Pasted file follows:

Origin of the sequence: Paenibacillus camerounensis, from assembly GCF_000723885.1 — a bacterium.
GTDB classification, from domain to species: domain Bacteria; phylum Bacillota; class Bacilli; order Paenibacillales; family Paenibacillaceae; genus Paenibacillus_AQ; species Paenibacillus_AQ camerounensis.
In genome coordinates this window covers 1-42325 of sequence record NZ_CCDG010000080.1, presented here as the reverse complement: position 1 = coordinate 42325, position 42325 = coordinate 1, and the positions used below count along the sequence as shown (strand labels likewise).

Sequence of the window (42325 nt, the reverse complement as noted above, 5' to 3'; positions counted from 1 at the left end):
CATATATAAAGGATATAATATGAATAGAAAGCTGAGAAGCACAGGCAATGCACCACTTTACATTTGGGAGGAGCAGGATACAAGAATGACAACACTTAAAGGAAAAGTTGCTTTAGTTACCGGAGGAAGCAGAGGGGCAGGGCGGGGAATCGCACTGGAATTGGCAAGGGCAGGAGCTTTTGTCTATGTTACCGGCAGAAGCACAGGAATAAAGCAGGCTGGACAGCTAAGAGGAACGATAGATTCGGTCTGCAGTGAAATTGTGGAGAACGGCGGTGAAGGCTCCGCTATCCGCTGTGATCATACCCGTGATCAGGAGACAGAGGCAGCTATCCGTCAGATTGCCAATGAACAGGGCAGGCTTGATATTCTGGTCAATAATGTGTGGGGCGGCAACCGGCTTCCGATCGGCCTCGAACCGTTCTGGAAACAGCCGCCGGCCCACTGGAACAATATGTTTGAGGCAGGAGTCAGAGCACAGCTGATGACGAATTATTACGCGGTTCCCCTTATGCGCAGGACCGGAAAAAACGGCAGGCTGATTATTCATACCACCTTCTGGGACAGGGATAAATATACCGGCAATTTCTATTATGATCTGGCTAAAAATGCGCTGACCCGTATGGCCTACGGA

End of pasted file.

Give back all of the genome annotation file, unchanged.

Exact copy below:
Origin of the sequence: Paenibacillus camerounensis, from assembly GCF_000723885.1 — a bacterium.
GTDB classification, from domain to species: domain Bacteria; phylum Bacillota; class Bacilli; order Paenibacillales; family Paenibacillaceae; genus Paenibacillus_AQ; species Paenibacillus_AQ camerounensis.
In genome coordinates this window covers 1-42325 of sequence record NZ_CCDG010000080.1, presented here as the reverse complement: position 1 = coordinate 42325, position 42325 = coordinate 1, and the positions used below count along the sequence as shown (strand labels likewise).

Sequence of the window (42325 nt, the reverse complement as noted above, 5' to 3'; positions counted from 1 at the left end):
CATATATAAAGGATATAATATGAATAGAAAGCTGAGAAGCACAGGCAATGCACCACTTTACATTTGGGAGGAGCAGGATACAAGAATGACAACACTTAAAGGAAAAGTTGCTTTAGTTACCGGAGGAAGCAGAGGGGCAGGGCGGGGAATCGCACTGGAATTGGCAAGGGCAGGAGCTTTTGTCTATGTTACCGGCAGAAGCACAGGAATAAAGCAGGCTGGACAGCTAAGAGGAACGATAGATTCGGTCTGCAGTGAAATTGTGGAGAACGGCGGTGAAGGCTCCGCTATCCGCTGTGATCATACCCGTGATCAGGAGACAGAGGCAGCTATCCGTCAGATTGCCAATGAACAGGGCAGGCTTGATATTCTGGTCAATAATGTGTGGGGCGGCAACCGGCTTCCGATCGGCCTCGAACCGTTCTGGAAACAGCCGCCGGCCCACTGGAACAATATGTTTGAGGCAGGAGTCAGAGCACAGCTGATGACGAATTATTACGCGGTTCCCCTTATGCGCAGGACCGGAAAAAACGGCAGGCTGATTATTCATACCACCTTCTGGGACAGGGATAAATATACCGGCAATTTCTATTATGATCTGGCTAAAAATGCGCTGACCCGTATGGCCTACGGA